A new initiative has been launched in the middle of the country to address health care challenges in rural areas. Heartland Forward, a nonpartisan organization focused on practical policies for improving life in heartland states, has created the Heartland Health Caucus. This initiative brings together policymakers from Arkansas, Kansas, Kentucky, Missouri, Oklahoma, and Tennessee to collaborate on solutions to health care problems that are affecting rural regions.
The announcement was made at the annual Heartland Summit in Bentonville, Arkansas, on Nov. 8. The Heartland Summit is hosted by the Walton Family Foundation, which provides funding for Heartland Forward. The Heartland Health Caucus is unique in that it is nonpartisan, with the goal of fostering collaboration between policymakers from both major political parties.
The six states involved in the initiative are mostly Republican-dominated, with the exception of Kentucky and Kansas, which have Democratic governors. The inaugural meeting of the caucus brought together 19 state lawmakers, policy aides, and executive branch officials from both parties. The focus of the first meeting was on addressing health care workforce shortages, maternal health, and mental health, as well as exploring the use of telemedicine and telehealth to tackle these challenges.
The overall atmosphere of the meetings was positive, with a strong emphasis on sharing policy knowledge and collaborating to find solutions. The participants were eager to discuss their experiences and learn from each other in order to improve health care access in their respective states.
While expanding Medicaid with federal funds provided under the Affordable Care Act is often seen as a way to improve rural health care systems, the Heartland Health Caucus is focusing on reducing the underlying cost of care, rather than on Medicaid expansion. Heartland Forward has taken this approach based on research conducted in the six heartland states, which revealed major disparities in access to doctors, pharmacists, and trauma center hospitals between urban, suburban, and rural counties.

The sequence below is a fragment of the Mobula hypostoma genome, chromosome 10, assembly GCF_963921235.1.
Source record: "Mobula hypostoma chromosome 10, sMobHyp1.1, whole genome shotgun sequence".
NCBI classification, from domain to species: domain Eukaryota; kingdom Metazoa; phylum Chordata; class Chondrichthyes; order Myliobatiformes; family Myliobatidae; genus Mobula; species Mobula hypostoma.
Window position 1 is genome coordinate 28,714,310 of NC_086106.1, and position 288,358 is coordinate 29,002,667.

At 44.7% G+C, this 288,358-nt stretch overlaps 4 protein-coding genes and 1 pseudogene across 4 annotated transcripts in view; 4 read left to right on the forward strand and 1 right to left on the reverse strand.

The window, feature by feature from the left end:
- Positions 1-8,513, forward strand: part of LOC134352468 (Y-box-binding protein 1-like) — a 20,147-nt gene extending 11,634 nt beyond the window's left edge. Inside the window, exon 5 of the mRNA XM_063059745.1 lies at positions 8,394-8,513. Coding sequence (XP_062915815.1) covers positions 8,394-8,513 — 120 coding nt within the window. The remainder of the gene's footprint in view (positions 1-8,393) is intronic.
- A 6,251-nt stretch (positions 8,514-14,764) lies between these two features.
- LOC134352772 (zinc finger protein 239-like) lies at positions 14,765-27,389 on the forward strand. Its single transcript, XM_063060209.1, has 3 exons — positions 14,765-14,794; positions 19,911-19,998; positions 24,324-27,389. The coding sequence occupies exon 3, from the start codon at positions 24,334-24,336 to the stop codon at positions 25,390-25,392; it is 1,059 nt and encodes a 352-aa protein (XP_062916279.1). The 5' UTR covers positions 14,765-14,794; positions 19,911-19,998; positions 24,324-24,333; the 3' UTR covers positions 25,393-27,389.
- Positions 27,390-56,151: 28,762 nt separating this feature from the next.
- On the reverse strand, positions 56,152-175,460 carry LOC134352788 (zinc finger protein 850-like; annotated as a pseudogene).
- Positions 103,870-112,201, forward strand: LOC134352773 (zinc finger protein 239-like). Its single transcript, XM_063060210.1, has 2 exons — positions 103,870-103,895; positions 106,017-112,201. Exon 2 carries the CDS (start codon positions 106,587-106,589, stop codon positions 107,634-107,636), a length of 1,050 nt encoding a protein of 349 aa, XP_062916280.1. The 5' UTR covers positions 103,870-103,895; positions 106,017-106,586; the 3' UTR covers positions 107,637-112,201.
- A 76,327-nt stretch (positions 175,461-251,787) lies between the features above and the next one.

The report, titled “Health Care Access in the Heartland,” found that rural counties in the six states face significant challenges, with nearly 80% of residents living in “pharmacy deserts,” meaning they are more than 15 minutes away from the nearest pharmacy. This is compared to 40.7% of urban county residents and 42.2% of suburban county residents. The report highlights the urgent need to address these disparities and improve access to health care services in rural areas.
The convening of the Heartland Health Caucus by Heartland Forward marks an important step toward addressing the health care challenges faced by rural communities. By bringing together policymakers from multiple states and political parties, the initiative aims to foster collaboration and develop practical solutions to improve health care access and affordability in the heartland.